Bet­ter main­te­nance of as­set qual­ity: An air­craft owner ex­pects that the air­craft be avail­able to her/him when­ever it is re­quired, the in-flight ser­vice is top notch, the over­head costs are con­trolled and when the time comes to sell the as­set or re­turn it to the lessor, the as­set re­sale value is high or the de­duc­tions are min­i­mal dur­ing lease re­turn. Ful­fill­ing th­ese ex­pec­ta­tions mean that the as­set should well main­tained, doc­u­ments should be well up­dated and in­dus­try de­fined top stan­dards are fol­lowed.

Some NSOP com­pa­nies do a very good job of main­tain­ing their avi­a­tion as­sets to the high­est qual­ity. How­ever, not every NSOP com­pany has the ca­pa­bil­ity or the mo­ti­va­tion to do so, partly due to hes­i­ta­tion from the owner to ded­i­cate re­sources and partly due to lack of ex­pe­ri­ence of the team.

The core job of re­puted pro­fes­sional air­craft man­agers is to meet the above ex­pec­ta­tions of air­craft own­ers. Thus they have in­dus­try de­fined op­er­a­tional, man­age­ment and doc­u­men­ta­tion sys­tems which as­sure that main­te­nance is car­ried out at pre-de­fined in­ter­vals, air­plane doc­u­men­ta­tion sta­tus is up-to-date and qual­ity of ser­vice pro­vided is per ex­pec­ta­tion by align­ing all ser­vice providers. Hence when the as­set is trans­ferred, the new owner or lessor is cer­tain of the qual­ity of doc­u­men­ta­tion and as­set qual­ity when it is main­tained by a firm which has rep­u­ta­tion of pro­vid­ing above par air­craft man­age­ment ser­vice.


- ers is there may be few pro­fes­sional air­craft man­age­ment com­pa­nies, their man­age­ment fees may be dis­pro­por­tion­ate to the level of ser­vices pro­vided.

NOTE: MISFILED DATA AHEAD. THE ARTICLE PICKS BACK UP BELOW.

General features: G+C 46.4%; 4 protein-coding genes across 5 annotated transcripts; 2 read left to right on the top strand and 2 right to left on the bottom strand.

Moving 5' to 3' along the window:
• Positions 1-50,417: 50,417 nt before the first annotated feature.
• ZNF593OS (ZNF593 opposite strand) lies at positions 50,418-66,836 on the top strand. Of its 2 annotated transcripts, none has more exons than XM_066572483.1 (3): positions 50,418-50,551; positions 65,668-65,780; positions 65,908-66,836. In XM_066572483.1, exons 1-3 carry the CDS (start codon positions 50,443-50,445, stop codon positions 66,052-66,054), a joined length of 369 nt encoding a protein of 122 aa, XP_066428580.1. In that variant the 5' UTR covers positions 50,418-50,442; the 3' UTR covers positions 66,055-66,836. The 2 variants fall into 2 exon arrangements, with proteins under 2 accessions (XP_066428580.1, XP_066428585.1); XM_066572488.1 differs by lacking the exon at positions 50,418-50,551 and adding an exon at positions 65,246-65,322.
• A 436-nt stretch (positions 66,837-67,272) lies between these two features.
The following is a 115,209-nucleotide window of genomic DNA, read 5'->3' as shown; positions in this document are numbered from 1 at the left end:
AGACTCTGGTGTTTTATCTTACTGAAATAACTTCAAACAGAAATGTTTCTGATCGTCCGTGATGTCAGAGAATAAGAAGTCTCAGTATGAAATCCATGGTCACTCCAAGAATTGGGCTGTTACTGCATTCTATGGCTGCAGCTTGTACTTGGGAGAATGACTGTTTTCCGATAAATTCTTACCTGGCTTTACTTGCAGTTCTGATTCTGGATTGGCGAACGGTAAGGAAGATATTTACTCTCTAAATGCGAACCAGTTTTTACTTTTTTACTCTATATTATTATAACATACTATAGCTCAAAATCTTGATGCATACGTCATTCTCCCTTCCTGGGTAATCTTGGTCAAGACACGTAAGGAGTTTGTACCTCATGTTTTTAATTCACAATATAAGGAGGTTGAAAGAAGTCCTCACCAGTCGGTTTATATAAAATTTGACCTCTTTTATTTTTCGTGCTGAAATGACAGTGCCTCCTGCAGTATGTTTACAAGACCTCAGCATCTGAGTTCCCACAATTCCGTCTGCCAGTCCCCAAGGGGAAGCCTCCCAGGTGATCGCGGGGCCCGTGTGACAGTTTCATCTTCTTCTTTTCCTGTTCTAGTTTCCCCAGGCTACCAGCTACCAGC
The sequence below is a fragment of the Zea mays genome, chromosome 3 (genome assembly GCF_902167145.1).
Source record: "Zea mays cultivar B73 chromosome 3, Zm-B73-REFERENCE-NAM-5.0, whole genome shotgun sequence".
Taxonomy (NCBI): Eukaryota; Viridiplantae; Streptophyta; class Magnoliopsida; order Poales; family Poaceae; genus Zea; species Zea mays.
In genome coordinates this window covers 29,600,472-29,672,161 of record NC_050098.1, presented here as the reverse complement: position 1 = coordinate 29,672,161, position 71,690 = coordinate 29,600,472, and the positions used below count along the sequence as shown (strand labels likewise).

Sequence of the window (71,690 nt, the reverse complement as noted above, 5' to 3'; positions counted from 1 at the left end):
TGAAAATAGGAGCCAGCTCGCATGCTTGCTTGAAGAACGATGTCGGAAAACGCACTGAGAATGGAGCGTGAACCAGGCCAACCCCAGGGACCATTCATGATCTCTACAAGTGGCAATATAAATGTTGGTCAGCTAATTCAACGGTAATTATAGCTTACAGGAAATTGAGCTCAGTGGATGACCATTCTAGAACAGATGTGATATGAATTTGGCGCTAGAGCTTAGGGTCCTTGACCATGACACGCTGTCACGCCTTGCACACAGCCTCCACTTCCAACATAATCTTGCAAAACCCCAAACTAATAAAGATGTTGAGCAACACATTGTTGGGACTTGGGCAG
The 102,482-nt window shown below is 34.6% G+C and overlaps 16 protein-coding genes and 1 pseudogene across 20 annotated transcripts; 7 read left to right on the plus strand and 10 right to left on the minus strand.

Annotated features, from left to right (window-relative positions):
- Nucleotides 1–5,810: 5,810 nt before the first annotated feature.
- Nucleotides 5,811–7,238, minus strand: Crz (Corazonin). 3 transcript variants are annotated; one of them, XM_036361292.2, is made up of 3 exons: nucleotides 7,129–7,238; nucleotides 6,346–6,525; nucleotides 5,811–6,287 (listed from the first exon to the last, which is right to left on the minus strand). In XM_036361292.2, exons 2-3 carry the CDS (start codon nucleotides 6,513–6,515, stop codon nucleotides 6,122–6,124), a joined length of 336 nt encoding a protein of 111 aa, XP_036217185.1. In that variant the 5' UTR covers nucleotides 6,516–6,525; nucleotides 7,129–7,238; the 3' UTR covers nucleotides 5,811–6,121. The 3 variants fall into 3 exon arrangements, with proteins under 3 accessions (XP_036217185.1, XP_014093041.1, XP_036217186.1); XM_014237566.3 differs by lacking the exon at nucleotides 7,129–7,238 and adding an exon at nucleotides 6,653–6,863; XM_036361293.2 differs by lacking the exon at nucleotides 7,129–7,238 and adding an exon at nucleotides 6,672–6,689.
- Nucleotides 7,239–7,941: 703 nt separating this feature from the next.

How­ever, this con­cern could be eas­ily al­le­vi­ated by the fact that air­craft man­age­ment com­pa­nies will com­pete with each other for un­der­tak­ing air­craft un­der their man­age­ment. In fact, my ar­gu­ment is that the qual­ity of ser­vices will in­crease and pric­ing will de­crease. This is be­cause air­craft man­age­ment com­pa­nies will also earn some por­tion of the rev­enue from air­craft char­ters to third par­ties. are of­ten ad­vised that once the air­craft is man­aged by an air­craft man­ager the owner loses con­trol over the op­er­a­tion of the as­set. This ad­vice is not cor­rect. The ac­count man­ager at the air­craft man­age­ment com­pany is es­sen­tially some­one who re­ports to the air­craft owner and is re­spon­si­ble for mak­ing it avail­able when­ever the owner needs it and en­sur­ing co­or­di­na­tion of op­er­a­tions and main­te­nance when due. Fur­ther, the right con­trac­tual frame­work puts re­spon­si­bil­ity on the air­craft man­ager to de­liver to the owner’s ex­pec­ta­tions.


firms are also air­craft sales con­sul­tants. This could be dis­ad­van­ta­geous to the air­craft buyer as the firm may be bi­ased in sell­ing air­craft of the type that it al­ready man­ages. The key mo­ti­va­tion would be that when the air­craft is bought, the man­age­ment firm would get to op­er­ate it as it al­ready op­er­ates the type in its man­aged fleet. Hence air­craft buy­ers should have an in­de­pen­dent sales con­sul­tant dur­ing the pro­cure­ment process at least to vet the air­craft man­age­ment com­pany’s rec­om­men­da­tions.

How­ever, if the air­craft buyer is look­ing for an air­craft purely for func­tional use and is com­fort­able about the air­craft’s ca­pac­ity, mis­sion suit­abil­ity, price and op­er­at­ing costs and is con­vinced about the value propo­si­tion of the air­craft man­ager, then this could be a suit­able op­tion for has­sle-free op­er­a­tions.

qual­ity of air­craft man­age­ment firms be­fore they trust and han­dover their ex­pen­sive as­set to the firm. Own­ers should check the op­er­a­tional history of the firm, qual­i­fi­ca­tions and ex­pe­ri­ence of the staff and qual­ity of in­ter­nal sys­tems and pro­cesses be­fore de­cid­ing whether hand­ing over the air­craft to the firm is the best op­tion or to sim­ply man­age it by one­self.